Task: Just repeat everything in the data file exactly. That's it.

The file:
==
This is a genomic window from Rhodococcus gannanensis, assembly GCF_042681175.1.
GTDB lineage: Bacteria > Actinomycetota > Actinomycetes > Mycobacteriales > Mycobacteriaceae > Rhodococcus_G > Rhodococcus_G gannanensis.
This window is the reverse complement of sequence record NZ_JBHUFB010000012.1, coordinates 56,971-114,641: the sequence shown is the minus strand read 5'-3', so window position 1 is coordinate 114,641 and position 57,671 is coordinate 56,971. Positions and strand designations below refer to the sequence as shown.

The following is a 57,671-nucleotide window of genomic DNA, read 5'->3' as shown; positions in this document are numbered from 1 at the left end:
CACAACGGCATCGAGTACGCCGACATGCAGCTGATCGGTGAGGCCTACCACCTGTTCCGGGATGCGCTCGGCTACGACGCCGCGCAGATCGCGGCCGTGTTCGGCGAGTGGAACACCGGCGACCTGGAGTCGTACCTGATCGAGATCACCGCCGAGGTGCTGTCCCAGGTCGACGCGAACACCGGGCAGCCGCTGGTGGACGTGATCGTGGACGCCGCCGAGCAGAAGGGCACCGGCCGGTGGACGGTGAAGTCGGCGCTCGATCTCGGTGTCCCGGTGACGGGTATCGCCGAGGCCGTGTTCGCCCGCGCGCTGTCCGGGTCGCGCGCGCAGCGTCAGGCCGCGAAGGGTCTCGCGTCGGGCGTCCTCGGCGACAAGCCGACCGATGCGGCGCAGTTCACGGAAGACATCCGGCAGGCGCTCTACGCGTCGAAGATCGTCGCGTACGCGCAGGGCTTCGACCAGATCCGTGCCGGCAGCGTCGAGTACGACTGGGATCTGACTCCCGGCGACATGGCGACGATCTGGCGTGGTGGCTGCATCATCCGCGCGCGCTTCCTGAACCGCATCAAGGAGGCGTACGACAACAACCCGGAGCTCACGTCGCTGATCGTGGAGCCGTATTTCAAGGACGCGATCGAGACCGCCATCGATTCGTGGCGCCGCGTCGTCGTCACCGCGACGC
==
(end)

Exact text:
This is a genomic window from Rhodococcus gannanensis, assembly GCF_042681175.1.
GTDB lineage: Bacteria > Actinomycetota > Actinomycetes > Mycobacteriales > Mycobacteriaceae > Rhodococcus_G > Rhodococcus_G gannanensis.
This window is the reverse complement of sequence record NZ_JBHUFB010000012.1, coordinates 56,971-114,641: the sequence shown is the minus strand read 5'-3', so window position 1 is coordinate 114,641 and position 57,671 is coordinate 56,971. Positions and strand designations below refer to the sequence as shown.

The following is a 57,671-nucleotide window of genomic DNA, read 5'->3' as shown; positions in this document are numbered from 1 at the left end:
CACAACGGCATCGAGTACGCCGACATGCAGCTGATCGGTGAGGCCTACCACCTGTTCCGGGATGCGCTCGGCTACGACGCCGCGCAGATCGCGGCCGTGTTCGGCGAGTGGAACACCGGCGACCTGGAGTCGTACCTGATCGAGATCACCGCCGAGGTGCTGTCCCAGGTCGACGCGAACACCGGGCAGCCGCTGGTGGACGTGATCGTGGACGCCGCCGAGCAGAAGGGCACCGGCCGGTGGACGGTGAAGTCGGCGCTCGATCTCGGTGTCCCGGTGACGGGTATCGCCGAGGCCGTGTTCGCCCGCGCGCTGTCCGGGTCGCGCGCGCAGCGTCAGGCCGCGAAGGGTCTCGCGTCGGGCGTCCTCGGCGACAAGCCGACCGATGCGGCGCAGTTCACGGAAGACATCCGGCAGGCGCTCTACGCGTCGAAGATCGTCGCGTACGCGCAGGGCTTCGACCAGATCCGTGCCGGCAGCGTCGAGTACGACTGGGATCTGACTCCCGGCGACATGGCGACGATCTGGCGTGGTGGCTGCATCATCCGCGCGCGCTTCCTGAACCGCATCAAGGAGGCGTACGACAACAACCCGGAGCTCACGTCGCTGATCGTGGAGCCGTATTTCAAGGACGCGATCGAGACCGCCATCGATTCGTGGCGCCGCGTCGTCGTCACCGCGACGC